Peter Schlemihl is a novella written by German author Adelbert von Chamisso and first published in 1814. The story follows the titular character, Peter Schlemihl, who, after losing his shadow, becomes an outcast in society and embarks on a journey of self-discovery.
The story begins with Peter Schlemihl, a young man who encounters a wealthy stranger in the park. The stranger offers him a job as his personal secretary, but when Peter extends his hand to shake, the stranger recoils in horror at the sight of his shadowless hand. Peter realizes that he has lost his shadow and becomes a social outcast, shunned by his former friends and unable to form new relationships.
Desperate to regain his shadow, Peter seeks out the stranger and learns that he is a man named Mr. C. The stranger reveals that he is in possession of a magical purse that grants unlimited wealth but can only be used by someone without a shadow. Mr. C offers to give the purse to Peter in exchange for his soul, but Peter refuses.
As Peter continues his journey, he encounters a number of people who are willing to help him despite his lack of shadow. He meets a painter who is fascinated by his shadowless form and creates a painting of him. He also meets a group of hermits who take him in and offer him refuge.
Eventually, Peter meets a woman named Mina, who falls in love with him despite his lack of shadow. They get married and have children, and Peter finally finds happiness and contentment in his new family.
The story of Peter Schlemihl is often interpreted as an allegory for the search for identity and the struggle to find acceptance in society. Peter's loss of his shadow represents his loss of identity and his subsequent journey represents his search for a new sense of self. The magical purse symbolizes the allure of wealth and power, which can come at the cost of one's soul or sense of self.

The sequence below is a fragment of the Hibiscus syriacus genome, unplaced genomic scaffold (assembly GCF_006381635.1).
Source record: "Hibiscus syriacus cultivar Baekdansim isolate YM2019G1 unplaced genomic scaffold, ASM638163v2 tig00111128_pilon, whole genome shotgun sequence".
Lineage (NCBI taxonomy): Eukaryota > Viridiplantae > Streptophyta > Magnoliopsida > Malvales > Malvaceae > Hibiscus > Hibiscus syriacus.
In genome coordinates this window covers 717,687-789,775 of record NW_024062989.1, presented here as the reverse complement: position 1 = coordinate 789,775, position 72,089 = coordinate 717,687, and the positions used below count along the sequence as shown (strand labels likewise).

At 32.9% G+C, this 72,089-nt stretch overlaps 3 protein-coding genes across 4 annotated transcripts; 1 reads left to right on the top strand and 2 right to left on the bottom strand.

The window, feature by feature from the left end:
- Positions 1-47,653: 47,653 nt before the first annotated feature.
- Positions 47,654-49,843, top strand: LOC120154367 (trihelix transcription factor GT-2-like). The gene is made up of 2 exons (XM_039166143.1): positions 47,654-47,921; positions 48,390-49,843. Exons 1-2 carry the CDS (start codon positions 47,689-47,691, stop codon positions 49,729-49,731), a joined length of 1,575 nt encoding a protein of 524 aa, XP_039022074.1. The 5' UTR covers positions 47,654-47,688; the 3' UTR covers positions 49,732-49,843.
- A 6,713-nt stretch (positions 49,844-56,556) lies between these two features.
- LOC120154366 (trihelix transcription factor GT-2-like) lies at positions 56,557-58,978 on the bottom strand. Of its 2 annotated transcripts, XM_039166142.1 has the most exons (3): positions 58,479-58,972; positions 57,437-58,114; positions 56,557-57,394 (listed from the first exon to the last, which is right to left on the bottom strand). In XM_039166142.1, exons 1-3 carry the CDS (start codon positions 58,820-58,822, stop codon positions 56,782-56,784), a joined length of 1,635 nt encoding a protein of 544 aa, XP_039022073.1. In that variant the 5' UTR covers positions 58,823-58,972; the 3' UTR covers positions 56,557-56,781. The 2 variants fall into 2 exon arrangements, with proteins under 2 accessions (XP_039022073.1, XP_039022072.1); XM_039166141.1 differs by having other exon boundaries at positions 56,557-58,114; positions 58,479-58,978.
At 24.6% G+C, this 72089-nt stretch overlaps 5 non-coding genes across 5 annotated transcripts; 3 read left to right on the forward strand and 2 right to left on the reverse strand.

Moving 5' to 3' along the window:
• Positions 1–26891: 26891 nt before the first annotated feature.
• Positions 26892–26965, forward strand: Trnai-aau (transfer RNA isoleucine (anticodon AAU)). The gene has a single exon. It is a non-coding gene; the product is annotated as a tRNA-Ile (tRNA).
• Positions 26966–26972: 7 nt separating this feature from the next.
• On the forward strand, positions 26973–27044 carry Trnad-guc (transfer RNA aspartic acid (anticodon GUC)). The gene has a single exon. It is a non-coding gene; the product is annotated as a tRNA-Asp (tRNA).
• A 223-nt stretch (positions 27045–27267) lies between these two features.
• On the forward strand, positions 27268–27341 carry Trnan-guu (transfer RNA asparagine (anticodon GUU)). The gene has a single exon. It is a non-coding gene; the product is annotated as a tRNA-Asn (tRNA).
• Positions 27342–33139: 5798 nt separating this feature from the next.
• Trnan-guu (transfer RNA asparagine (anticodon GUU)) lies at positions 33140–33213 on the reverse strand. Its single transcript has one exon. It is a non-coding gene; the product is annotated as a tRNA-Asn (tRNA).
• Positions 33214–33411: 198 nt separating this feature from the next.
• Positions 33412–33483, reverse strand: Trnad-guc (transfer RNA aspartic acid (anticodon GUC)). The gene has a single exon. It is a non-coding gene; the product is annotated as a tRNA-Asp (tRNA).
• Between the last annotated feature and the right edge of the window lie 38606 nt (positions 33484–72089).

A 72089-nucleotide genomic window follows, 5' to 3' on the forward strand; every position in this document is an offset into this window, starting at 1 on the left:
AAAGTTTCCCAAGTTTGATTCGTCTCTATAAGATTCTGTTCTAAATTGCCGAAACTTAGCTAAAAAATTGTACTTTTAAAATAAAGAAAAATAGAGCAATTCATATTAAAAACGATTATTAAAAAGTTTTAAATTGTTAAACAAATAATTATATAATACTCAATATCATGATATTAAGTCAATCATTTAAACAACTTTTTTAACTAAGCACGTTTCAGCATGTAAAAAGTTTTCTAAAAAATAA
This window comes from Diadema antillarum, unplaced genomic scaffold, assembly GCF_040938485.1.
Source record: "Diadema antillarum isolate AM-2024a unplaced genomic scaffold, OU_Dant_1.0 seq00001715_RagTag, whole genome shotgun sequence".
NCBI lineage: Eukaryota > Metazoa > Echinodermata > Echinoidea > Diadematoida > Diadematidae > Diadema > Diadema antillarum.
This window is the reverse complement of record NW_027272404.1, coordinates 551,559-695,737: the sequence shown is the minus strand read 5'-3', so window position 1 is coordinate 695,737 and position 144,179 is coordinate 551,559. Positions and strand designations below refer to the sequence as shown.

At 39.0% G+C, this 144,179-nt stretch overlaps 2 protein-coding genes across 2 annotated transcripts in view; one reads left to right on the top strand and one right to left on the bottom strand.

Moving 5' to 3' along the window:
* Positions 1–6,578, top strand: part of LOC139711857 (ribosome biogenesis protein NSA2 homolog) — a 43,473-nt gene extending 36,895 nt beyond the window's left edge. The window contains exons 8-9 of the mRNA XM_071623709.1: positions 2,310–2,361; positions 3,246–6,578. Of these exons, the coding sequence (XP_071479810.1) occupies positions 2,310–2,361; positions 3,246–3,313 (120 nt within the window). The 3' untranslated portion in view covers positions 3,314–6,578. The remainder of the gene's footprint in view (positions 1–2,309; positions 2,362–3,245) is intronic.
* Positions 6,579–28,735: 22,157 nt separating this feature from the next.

The novella also touches on themes of class and social status. Peter's loss of his shadow causes him to lose his status in society and become an outcast, highlighting the importance of appearance and social standing in 19th-century Europe.
The 1861 London edition of the novella was illustrated by the English caricaturist and book illustrator George Cruikshank. His detailed and evocative drawings brought the story to life for a new generation of readers, and remain an iconic visual representation of Peter Schlemihl to this day.
In conclusion, Peter Schlemihl is a timeless story that explores universal themes of identity, acceptance, and the search for meaning. The character of Peter Schlemihl serves as a reminder that even when one loses their sense of self or identity, there is always the possibility of finding a new path and a new sense of purpose.